The transition to retirement means lots of interaction with the Social Security Administration and Medicare. It hasn’t gone well…

It Doesn’t Work the Way You think

If you called Social Security and said “Hi, I want my benefits to start in April 2019”, when would you expect your first SSA payment? If you said “April”, you would be wrong. SSA payments are made 30 days in arrears, so my benefit for April will be paid in May.

We have been planning and studying this stuff for months, and at no time did we ever see the “30 days in arrears” “feature”. So our first month in retirement will be an exercise in Fiscal Austerity. Lovely.

Sixty Days Is Not Enough

Since I was already receiving spousal benefits (a separate topic), I assumed that a phone call to SSA to switch to my benefits would be sufficient. But no, it’s like starting over, so I hit a two week delay before an interview with SSA could be scheduled in mid-February. The interview was completed, and I got a letter a few days later confirming the interview, and that the changes would be in place within 30 days. No communication from SSA after that.

Phone Calls Are Not Sufficient

I called a couple of times to check on the status of my SSA application and Medicare Part B coverage (they are tightly coupled, as it turns out). “Everything looks good” I was told. But on day 45, with no Part B activated and my application still in “Pending” status, I decided that I would have to pay a visit to the local Social Security office.

Surprise, Surprise, Surprise

New definition of Hell: sitting at your local SSA office without an appointment. Don’t ask.

SSA Employee #9 was able to tell me that my Medicare Special Enrollment Period application (submitted in December, 2018) was never processed. I had a copy of the app, so she was able to add it to the system. The next morning, my Medicare account showed Part B as active for April, 2019, so I could proceed with signing up for a Medicare Advantage Plan (aka Medicare Part C) just in time to be covered for April. Whew!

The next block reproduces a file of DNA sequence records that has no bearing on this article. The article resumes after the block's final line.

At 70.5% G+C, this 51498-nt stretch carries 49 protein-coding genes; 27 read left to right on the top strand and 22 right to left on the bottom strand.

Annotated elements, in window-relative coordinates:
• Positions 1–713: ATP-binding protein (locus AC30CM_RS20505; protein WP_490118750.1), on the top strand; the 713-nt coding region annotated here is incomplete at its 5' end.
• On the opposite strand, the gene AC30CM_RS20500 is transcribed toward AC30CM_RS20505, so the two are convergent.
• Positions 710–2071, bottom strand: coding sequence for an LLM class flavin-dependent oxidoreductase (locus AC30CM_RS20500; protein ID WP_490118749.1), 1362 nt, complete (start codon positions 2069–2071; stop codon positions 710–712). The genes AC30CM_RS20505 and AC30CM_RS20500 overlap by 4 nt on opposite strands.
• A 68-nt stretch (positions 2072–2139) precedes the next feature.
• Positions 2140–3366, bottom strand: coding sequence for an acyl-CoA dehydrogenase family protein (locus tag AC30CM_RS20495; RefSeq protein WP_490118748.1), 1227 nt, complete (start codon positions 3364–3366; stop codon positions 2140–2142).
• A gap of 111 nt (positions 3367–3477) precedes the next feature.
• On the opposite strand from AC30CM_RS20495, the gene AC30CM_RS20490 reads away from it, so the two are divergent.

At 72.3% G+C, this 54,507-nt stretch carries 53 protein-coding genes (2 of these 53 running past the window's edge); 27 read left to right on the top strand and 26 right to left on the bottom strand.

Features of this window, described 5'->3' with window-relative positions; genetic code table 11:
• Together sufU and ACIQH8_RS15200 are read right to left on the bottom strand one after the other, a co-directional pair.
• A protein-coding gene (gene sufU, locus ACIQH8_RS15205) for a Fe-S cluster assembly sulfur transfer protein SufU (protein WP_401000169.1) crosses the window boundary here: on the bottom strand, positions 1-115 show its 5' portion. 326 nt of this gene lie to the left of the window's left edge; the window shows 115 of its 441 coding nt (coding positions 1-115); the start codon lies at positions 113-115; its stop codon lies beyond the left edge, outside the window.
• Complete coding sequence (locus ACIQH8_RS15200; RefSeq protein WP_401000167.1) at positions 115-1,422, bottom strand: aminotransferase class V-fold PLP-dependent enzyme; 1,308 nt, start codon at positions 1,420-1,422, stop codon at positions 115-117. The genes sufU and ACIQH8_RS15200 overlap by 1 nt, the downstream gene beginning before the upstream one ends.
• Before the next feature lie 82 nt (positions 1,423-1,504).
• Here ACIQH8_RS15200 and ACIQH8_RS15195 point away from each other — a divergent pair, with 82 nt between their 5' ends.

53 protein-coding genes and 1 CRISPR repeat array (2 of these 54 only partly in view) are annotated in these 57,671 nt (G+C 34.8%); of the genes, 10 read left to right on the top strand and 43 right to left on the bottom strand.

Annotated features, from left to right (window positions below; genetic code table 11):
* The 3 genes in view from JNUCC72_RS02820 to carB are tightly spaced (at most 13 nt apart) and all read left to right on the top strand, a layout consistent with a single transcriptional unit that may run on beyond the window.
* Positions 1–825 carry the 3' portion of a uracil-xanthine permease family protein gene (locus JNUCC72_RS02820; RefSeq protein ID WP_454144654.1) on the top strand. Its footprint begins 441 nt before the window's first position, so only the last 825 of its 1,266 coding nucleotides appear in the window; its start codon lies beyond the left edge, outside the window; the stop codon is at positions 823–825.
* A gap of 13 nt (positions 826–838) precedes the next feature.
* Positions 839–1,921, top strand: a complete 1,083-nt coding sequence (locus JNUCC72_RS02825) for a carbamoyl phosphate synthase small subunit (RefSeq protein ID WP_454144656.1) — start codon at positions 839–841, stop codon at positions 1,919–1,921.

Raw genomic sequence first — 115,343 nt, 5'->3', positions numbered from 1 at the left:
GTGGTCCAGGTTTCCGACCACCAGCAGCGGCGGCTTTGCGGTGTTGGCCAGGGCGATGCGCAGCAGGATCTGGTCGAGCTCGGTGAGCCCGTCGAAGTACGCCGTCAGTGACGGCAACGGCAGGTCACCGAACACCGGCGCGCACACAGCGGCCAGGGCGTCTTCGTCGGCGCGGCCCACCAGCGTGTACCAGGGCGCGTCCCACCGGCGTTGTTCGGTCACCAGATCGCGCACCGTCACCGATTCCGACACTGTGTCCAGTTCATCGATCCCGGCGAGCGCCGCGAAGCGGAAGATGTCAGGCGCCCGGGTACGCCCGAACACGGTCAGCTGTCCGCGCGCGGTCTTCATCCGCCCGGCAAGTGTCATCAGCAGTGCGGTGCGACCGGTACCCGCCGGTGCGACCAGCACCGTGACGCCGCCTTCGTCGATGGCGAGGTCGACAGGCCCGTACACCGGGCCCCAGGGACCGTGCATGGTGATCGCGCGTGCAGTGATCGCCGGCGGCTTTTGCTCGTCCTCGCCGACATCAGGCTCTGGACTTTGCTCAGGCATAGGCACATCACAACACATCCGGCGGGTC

After another wait in the lobby , SSA Employee #5 was able to look at my stalled application and determine that it was on hold for “confirmation of US citizenship”. WTF? I had received zero communication from SSA about this requirement. After a bit of conversation with me, and an online chat with another SSA minion, this hold was (allegedly) cleared, and I was told that my application should be completed by April 7th. We’ll see, and I still don’t know if they have calculated the correct benefit amount yet.

Murphy Lives

With 10,000 Baby Boomers a day retiring, there are bound to be some glitches in such a huge system, so 1) file early, 2) ask about the status of your application sooner rather than later, 3) get some face time ASAP if things are not going as you expect.